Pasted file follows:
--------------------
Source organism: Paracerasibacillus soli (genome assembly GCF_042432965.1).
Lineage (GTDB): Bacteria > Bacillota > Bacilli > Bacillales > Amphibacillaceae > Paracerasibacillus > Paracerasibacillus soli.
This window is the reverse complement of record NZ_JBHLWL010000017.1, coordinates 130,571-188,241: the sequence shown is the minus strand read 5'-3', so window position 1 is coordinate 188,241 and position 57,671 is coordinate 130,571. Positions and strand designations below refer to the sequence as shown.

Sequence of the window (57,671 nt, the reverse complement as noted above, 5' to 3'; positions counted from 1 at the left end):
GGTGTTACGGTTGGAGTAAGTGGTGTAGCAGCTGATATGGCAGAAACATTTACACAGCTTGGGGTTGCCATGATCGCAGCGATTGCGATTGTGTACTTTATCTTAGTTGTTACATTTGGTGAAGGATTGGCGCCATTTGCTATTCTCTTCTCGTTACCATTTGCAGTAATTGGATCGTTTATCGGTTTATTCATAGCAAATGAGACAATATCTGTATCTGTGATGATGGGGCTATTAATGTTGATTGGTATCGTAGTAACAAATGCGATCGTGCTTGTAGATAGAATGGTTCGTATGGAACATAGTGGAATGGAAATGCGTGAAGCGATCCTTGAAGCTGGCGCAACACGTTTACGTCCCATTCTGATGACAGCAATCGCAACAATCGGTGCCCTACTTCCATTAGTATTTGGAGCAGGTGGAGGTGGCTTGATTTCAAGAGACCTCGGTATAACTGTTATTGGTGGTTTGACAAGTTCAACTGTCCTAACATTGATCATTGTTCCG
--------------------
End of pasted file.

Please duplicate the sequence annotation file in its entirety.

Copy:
Source organism: Paracerasibacillus soli (genome assembly GCF_042432965.1).
Lineage (GTDB): Bacteria > Bacillota > Bacilli > Bacillales > Amphibacillaceae > Paracerasibacillus > Paracerasibacillus soli.
This window is the reverse complement of record NZ_JBHLWL010000017.1, coordinates 130,571-188,241: the sequence shown is the minus strand read 5'-3', so window position 1 is coordinate 188,241 and position 57,671 is coordinate 130,571. Positions and strand designations below refer to the sequence as shown.

Sequence of the window (57,671 nt, the reverse complement as noted above, 5' to 3'; positions counted from 1 at the left end):
GGTGTTACGGTTGGAGTAAGTGGTGTAGCAGCTGATATGGCAGAAACATTTACACAGCTTGGGGTTGCCATGATCGCAGCGATTGCGATTGTGTACTTTATCTTAGTTGTTACATTTGGTGAAGGATTGGCGCCATTTGCTATTCTCTTCTCGTTACCATTTGCAGTAATTGGATCGTTTATCGGTTTATTCATAGCAAATGAGACAATATCTGTATCTGTGATGATGGGGCTATTAATGTTGATTGGTATCGTAGTAACAAATGCGATCGTGCTTGTAGATAGAATGGTTCGTATGGAACATAGTGGAATGGAAATGCGTGAAGCGATCCTTGAAGCTGGCGCAACACGTTTACGTCCCATTCTGATGACAGCAATCGCAACAATCGGTGCCCTACTTCCATTAGTATTTGGAGCAGGTGGAGGTGGCTTGATTTCAAGAGACCTCGGTATAACTGTTATTGGTGGTTTGACAAGTTCAACTGTCCTAACATTGATCATTGTTCCG